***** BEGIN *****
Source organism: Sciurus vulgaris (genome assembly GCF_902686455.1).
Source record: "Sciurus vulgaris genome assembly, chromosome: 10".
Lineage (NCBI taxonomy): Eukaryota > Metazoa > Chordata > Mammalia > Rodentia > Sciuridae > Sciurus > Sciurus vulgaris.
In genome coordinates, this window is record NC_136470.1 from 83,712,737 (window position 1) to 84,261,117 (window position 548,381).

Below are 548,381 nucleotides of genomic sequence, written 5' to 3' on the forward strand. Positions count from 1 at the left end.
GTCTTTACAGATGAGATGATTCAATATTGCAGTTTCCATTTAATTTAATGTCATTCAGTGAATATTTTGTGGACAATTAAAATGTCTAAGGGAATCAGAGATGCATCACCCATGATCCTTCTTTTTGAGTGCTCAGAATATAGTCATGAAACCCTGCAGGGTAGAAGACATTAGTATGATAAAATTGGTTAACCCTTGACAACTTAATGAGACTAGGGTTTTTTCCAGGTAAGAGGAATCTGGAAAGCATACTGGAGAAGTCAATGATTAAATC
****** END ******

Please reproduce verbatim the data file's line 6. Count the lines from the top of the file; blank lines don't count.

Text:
GTCTTTACAGATGAGATGATTCAATATTGCAGTTTCCATTTAATTTAATGTCATTCAGTGAATATTTTGTGGACAATTAAAATGTCTAAGGGAATCAGAGATGCATCACCCATGATCCTTCTTTTTGAGTGCTCAGAATATAGTCATGAAACCCTGCAGGGTAGAAGACATTAGTATGATAAAATTGGTTAACCCTTGACAACTTAATGAGACTAGGGTTTTTTCCAGGTAAGAGGAATCTGGAAAGCATACTGGAGAAGTCAATGATTAAATC